As one satellite follows the other, in the same orbit, they will perform high precision range-rate measurements to precisely measure the changing distance between each other to within 1 micron, the width of a red blood cell, using a Ka-band instrument.

When the first satellite goes over a higher mass concentration, or higher gravity, it will speed up slightly. And that will increase the distance. Then as the second satellite goes over, that distance will close again.

The data returned will be translated into gravitational field maps of the Moon that will help unravel information about the makeup of the Moon’s mysterious core and interior composition. GRAIL will gather three complete gravity maps over the three month mission.

“There have been many missions that have gone to the Moon, orbited the Moon, landed on the Moon, brought back samples of the Moon,” said Zuber. “But the missing piece of the puzzle in trying to understand the Moon is what the deep interior is like.”

“Is there a core? How did the core form? How did the interior convect? What are the impact basins on the near-side flooded with magma and give us this Man-in-the-Moon shape whereas the back side of the Moon doesn’t have any of this? These are all mysteries that despite the fact we’ve studied the Moon before, we don’t understand how that has happened. GRAIL is a mission that is going to tell us that.”

“We think the answer is locked in the interior,” Zuber elaborated.

How will the twins be oriented in orbit to gather the data ?

“The probes will be pointed at one another to make the highly precise measurements,” said GRAIL co-investigator Sami Asmar of JPL to Universe Today. “The concept has heritage from the US/German GRACE earth orbiting satellites which mapped Earth’s gravity field. GRACE required the use of GPS satellites for exactly knowing the position, but there is no GPS at the Moon. So GRAIL was altered to compensate for no GPS at the Moon.”

GRAIL will map the gravity field by 100 to 1000 times better than ever before.

“We will learn more about the interior of the Moon with GRAIL than all previous lunar missions combined,” says Ed Weiler, the recently retired NASA Associate Administrator of the Science Mission Directorate in Washington, DC.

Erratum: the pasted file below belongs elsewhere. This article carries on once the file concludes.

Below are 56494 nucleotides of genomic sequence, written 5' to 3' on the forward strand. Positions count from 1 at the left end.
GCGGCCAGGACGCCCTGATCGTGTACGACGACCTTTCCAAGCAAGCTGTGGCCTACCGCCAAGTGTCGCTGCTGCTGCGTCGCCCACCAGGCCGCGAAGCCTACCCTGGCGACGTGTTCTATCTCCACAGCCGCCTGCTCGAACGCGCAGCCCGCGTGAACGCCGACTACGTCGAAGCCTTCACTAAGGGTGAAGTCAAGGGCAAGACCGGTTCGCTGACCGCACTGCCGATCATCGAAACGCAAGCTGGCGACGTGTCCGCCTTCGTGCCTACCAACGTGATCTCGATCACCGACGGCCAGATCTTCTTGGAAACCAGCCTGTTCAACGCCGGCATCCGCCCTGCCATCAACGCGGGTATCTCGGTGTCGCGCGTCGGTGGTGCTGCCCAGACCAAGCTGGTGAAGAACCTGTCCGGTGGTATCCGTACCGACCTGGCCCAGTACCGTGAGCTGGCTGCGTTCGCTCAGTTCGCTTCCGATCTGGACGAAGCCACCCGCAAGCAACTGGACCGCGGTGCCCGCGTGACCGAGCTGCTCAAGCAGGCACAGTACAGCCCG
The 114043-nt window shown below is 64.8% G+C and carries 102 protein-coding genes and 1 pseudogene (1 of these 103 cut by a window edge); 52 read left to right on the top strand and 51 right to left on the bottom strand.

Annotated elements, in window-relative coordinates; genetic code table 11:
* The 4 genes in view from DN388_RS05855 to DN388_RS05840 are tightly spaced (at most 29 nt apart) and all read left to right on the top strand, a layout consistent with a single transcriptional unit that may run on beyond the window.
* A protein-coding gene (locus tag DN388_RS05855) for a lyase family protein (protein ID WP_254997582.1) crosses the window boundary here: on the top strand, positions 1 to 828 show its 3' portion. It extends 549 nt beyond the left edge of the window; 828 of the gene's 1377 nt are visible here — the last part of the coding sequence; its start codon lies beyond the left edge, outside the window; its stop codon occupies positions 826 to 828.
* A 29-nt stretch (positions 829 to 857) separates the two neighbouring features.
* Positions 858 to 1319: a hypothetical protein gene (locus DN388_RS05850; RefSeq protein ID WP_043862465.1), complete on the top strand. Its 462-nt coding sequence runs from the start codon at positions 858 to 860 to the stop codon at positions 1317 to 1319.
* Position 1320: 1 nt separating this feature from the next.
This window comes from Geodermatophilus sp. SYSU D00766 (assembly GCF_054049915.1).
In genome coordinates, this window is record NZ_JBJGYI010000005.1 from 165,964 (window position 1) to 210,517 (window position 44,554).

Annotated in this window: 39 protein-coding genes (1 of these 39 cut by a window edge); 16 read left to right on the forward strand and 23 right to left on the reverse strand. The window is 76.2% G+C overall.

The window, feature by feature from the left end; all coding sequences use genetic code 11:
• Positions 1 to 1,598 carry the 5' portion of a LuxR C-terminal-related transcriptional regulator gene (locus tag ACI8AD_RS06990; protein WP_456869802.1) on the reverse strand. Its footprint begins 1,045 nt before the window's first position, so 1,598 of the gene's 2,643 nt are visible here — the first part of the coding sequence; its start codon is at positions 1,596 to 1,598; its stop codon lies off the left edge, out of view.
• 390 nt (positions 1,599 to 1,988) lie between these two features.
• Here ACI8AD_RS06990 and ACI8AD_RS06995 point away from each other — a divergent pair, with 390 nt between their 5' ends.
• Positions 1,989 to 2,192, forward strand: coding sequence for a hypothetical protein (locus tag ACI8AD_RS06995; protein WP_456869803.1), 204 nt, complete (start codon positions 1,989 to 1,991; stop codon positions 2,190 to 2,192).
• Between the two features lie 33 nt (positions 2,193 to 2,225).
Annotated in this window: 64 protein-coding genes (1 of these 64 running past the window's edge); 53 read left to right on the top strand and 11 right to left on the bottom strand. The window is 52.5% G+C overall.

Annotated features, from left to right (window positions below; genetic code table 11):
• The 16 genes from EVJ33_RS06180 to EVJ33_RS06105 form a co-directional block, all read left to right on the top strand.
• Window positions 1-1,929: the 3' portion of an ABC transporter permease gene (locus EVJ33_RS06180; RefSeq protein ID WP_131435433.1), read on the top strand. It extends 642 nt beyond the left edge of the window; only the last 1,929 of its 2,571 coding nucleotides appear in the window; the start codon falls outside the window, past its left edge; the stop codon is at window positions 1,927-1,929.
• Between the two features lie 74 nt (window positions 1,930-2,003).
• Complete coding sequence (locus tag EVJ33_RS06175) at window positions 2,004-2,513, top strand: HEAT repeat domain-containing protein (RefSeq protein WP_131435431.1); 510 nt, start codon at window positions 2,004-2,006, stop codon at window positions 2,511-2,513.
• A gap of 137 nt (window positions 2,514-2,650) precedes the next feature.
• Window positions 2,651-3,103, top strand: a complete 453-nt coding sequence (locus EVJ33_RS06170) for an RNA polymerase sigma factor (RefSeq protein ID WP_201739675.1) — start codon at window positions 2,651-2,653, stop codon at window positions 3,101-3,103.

The GRAIL twins blasted off from Florida mounted side by side atop a Delta II booster on September 10, 2011 and took a circuitous 3.5 month low energy path to the Moon to minimize the overall costs.

So when you next look at the sky tonight and in the coming weeks just imagine those mirror image GRAIL twins circling about seeeking to determine how we all came to be !

GRAIL Project manager David Lehman cuts the cake for team members at JPL to celebrate 2 for 2 at the Moon. Credit: NASA/Jim Green
GRAIL team at JPL toasts success as twin spacecraft both went into orbit around the Moon on New Year’s weekend.

Read continuing features about GRAIL by Ken Kremer here:
First GRAIL Twin Enters Lunar Orbit – NASA’s New Year’s Gift to Science
2011: Top Stories from the Best Year Ever for NASA Planetary Science!
NASA’s Unprecedented Science Twins are GO to Orbit our Moon on New Year’s Eve
Student Alert: GRAIL Naming Contest – Essay Deadline November 11
GRAIL Lunar Blastoff Gallery
GRAIL Twins Awesome Launch Videos – A Journey to the Center of the Moon
NASA launches Twin Lunar Probes to Unravel Moons Core
GRAIL Unveiled for Lunar Science Trek — Launch Reset to Sept. 10
Last Delta II Rocket to Launch Extraordinary Journey to the Center of the Moon on Sept. 8
NASAs Lunar Mapping Duo Encapsulated and Ready for Sept. 8 Liftoff
GRAIL Lunar Twins Mated to Delta Rocket at Launch Pad
GRAIL Twins ready for NASA Science Expedition to the Moon: Photo Gallery

2 Replies to “Two new Moons join the Moon – GRAIL Twins Achieve New Year’s Orbits”

  1. Congratulations JPL GRAIl crew. Great achievement!!! Let us see what we find…